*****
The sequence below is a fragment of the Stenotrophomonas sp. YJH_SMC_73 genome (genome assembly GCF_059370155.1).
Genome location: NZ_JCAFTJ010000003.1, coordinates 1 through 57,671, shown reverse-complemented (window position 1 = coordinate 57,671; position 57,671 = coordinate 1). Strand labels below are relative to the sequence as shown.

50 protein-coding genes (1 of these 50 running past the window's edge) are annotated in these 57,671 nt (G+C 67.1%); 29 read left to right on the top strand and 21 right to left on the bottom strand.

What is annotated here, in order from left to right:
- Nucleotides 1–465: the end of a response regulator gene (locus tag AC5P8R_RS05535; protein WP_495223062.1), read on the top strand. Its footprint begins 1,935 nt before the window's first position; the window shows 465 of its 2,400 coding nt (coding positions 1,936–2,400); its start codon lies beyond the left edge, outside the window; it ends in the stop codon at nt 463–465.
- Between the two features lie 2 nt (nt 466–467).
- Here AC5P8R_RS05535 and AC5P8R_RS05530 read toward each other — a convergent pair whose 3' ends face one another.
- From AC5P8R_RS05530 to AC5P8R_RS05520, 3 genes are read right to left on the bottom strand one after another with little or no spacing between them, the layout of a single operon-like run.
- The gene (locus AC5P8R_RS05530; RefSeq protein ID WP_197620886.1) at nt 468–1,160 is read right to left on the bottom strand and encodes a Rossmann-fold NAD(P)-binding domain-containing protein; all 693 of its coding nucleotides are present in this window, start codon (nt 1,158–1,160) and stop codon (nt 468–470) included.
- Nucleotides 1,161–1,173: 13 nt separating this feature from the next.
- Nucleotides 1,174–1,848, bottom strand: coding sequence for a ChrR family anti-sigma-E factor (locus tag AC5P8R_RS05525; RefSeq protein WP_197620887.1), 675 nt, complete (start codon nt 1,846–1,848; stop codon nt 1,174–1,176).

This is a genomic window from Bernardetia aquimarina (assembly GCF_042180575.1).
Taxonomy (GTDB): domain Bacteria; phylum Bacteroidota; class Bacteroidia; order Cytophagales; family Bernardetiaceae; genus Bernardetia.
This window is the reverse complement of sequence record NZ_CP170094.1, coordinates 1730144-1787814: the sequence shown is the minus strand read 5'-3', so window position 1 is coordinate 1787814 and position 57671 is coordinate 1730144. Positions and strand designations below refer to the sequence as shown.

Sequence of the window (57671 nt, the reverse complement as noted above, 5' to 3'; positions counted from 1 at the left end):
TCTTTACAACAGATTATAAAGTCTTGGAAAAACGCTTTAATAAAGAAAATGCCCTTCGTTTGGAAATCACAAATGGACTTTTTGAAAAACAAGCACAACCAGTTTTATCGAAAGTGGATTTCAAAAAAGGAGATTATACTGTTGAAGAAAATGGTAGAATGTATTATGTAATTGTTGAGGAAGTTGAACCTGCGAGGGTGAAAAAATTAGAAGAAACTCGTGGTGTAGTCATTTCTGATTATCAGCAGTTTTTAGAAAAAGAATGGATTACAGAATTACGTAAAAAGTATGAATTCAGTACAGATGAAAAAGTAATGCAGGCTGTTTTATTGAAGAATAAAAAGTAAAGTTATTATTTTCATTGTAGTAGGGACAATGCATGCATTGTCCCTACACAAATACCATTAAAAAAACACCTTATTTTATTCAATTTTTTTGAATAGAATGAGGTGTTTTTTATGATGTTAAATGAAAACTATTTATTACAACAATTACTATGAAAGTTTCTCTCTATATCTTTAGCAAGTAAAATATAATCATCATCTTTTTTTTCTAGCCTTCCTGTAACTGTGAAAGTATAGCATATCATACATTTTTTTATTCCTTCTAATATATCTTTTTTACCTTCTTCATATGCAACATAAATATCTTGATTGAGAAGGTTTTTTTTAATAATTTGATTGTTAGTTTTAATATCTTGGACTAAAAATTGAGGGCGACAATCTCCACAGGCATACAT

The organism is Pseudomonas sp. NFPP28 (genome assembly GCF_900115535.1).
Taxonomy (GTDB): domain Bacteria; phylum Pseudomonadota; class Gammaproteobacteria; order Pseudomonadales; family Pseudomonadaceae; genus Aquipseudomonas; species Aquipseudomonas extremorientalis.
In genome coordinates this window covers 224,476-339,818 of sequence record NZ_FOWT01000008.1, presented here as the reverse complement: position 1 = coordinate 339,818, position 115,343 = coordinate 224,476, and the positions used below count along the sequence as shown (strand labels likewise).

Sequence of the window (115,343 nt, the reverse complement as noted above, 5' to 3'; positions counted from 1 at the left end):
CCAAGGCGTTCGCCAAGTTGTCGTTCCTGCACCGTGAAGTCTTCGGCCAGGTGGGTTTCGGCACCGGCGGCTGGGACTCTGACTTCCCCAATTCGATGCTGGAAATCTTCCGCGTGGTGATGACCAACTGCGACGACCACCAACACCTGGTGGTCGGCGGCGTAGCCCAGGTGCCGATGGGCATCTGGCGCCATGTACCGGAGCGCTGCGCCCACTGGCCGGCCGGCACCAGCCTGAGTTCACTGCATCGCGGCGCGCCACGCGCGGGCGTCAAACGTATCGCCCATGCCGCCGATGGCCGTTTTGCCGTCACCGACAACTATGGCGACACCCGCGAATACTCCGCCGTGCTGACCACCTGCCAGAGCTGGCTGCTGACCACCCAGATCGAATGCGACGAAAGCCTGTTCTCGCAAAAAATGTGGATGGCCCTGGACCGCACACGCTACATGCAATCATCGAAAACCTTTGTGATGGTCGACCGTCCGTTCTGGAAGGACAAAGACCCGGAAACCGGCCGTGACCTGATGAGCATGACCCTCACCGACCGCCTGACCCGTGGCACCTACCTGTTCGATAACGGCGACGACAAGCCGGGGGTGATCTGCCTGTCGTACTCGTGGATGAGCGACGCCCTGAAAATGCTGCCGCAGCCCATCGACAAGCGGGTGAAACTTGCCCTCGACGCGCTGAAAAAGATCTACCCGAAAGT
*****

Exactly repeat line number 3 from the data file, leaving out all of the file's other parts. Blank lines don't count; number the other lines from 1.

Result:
50 protein-coding genes (1 of these 50 running past the window's edge) are annotated in these 57,671 nt (G+C 67.1%); 29 read left to right on the top strand and 21 right to left on the bottom strand.